"The need to perform natural language queries extends to the corporate world," Krasna adds. "In the last few months, almost all of our RFPs included a request for natural language option."
The goal of natural language queries and personalization efforts is to reduce user dissatisfaction with searches. Krasna says, "A lot of people are frustrated with search. If they are on a Web site, 70% of people drop out after doing a search because they can't find what they want and the results are so overwhelming. Corporate users are facing layoffs and downsizing and not everyone files things in the same way. The document you need might be in the sales database or the R&D database. The idea is to be able to search the way people are most comfortable and do it in a way that they can search various databases with one search."
Krasna also talks about "softening" what she calls the brittleness of search methodologies. "Search engines have a tendency to take the user's query very literally. We need to need to relax that constraint," she says. For example, someone searching for women's slacks might type "ladies pants," but that is not how the item has been identified in the database of a large online retailer. "We have to normalize what the user has asked for and translate that into nomenclature that has been used by the person creating and indexing the database," Krasna says.
Search engines can have influence on increasing revenue or reducing cost. "If an online user can search your database and get what they want, that's increased revenue. If your corporate users who are creating the database that the customer is searching can spend less time maintaining the database through tagging and keyword indexing, your costs are reduced," says Krasna.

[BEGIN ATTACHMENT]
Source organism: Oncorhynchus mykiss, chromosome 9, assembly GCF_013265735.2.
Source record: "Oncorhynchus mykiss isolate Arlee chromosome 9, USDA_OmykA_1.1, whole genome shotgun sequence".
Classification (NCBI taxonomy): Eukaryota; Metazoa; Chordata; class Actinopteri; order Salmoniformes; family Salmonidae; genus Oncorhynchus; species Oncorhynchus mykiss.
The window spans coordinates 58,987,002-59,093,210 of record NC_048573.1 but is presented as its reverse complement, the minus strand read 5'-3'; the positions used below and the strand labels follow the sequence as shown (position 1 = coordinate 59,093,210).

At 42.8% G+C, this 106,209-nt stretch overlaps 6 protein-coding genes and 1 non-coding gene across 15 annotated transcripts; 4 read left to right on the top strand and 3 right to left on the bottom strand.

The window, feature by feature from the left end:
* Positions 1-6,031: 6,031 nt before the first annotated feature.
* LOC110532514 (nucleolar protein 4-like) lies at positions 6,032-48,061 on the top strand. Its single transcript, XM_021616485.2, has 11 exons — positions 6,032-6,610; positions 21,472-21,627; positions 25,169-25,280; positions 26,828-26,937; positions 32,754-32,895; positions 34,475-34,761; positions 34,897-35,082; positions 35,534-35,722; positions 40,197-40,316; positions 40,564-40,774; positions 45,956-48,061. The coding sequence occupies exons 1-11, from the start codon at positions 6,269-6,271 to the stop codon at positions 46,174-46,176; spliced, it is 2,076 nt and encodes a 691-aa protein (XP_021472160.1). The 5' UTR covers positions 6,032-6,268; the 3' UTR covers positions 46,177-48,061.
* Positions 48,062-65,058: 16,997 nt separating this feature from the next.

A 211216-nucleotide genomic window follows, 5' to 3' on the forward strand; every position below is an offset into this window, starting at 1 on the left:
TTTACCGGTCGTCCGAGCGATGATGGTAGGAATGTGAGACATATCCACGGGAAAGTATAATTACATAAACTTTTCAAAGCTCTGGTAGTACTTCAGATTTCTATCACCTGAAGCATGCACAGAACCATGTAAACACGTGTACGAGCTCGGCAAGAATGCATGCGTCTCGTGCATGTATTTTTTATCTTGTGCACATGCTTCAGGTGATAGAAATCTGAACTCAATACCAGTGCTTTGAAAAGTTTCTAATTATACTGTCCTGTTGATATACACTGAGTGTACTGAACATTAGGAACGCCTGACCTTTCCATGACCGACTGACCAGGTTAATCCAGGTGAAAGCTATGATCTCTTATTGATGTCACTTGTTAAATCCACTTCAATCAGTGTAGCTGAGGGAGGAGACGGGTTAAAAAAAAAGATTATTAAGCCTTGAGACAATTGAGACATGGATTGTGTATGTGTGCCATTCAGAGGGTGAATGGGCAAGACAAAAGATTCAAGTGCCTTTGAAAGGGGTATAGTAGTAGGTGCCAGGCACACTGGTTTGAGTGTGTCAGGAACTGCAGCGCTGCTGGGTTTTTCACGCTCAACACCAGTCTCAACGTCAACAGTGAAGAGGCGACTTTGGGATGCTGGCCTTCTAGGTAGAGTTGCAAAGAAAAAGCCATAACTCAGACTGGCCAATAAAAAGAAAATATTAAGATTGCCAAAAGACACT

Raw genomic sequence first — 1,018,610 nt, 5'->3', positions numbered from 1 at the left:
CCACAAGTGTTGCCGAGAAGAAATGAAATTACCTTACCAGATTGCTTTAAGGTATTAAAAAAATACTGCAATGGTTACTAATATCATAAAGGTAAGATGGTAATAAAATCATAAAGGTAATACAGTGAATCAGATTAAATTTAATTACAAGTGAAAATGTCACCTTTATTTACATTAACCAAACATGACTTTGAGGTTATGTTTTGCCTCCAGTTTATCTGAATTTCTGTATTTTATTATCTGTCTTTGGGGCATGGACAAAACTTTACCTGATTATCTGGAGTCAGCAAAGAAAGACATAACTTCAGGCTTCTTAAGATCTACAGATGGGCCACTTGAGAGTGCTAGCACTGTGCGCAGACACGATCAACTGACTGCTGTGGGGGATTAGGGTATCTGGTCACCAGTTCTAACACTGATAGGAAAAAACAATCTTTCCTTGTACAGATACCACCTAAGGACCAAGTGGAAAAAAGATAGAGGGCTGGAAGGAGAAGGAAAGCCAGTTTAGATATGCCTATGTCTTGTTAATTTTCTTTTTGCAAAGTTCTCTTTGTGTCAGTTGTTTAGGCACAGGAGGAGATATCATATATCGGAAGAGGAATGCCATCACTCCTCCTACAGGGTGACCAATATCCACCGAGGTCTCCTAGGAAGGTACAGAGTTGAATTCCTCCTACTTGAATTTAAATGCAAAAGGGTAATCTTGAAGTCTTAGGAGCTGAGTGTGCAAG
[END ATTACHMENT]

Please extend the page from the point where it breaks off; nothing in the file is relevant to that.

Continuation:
The use of search to generate revenue is certainly driving innovations in technology, according to Laust Sondergaard, CEO of Mondosoft. The company uses behavior matching to determine search patterns. For example, he says, the company worked with a European drug company to determine that when users entered a particular phrase, they were actually looking for information on a particular drug. “Prior to this, unless these folks were diligent, they didn’t find what they wanted. Forty to 50% of users went away unsatisfied, and that was not good for sales.”
The search engine should almost be able to read the mind of the searcher, Sondergaard says. “We’re getting closer to that. The more information the search engine can retain on how you do searches, the more successful your search will be. Based on history, we can know if you use a nickname or other shorthand to search for a particular result. We can also know that when you search for one thing, you’re likely to search on another item for your next query, based on the patterns that have developed.”
The global nature of business is also pushing search engines to bridge the boundaries of language, Sondergaard says.
“There is a growing need to be able to have search be language-independent,” he says. “In the past, there has been a tendency to put all of the English documents in one database, for example, and the German documents in another database. But there may be an English-speaking user looking for a document that was created in German. We’re getting more requests to include more languages and be able to type a search in any language and pull up documents in that language, regardless of the language they were created in.”
Kim Ann Zimmermann is a free-lance writer, 732-636-3612, e-mail firstname.lastname@example.org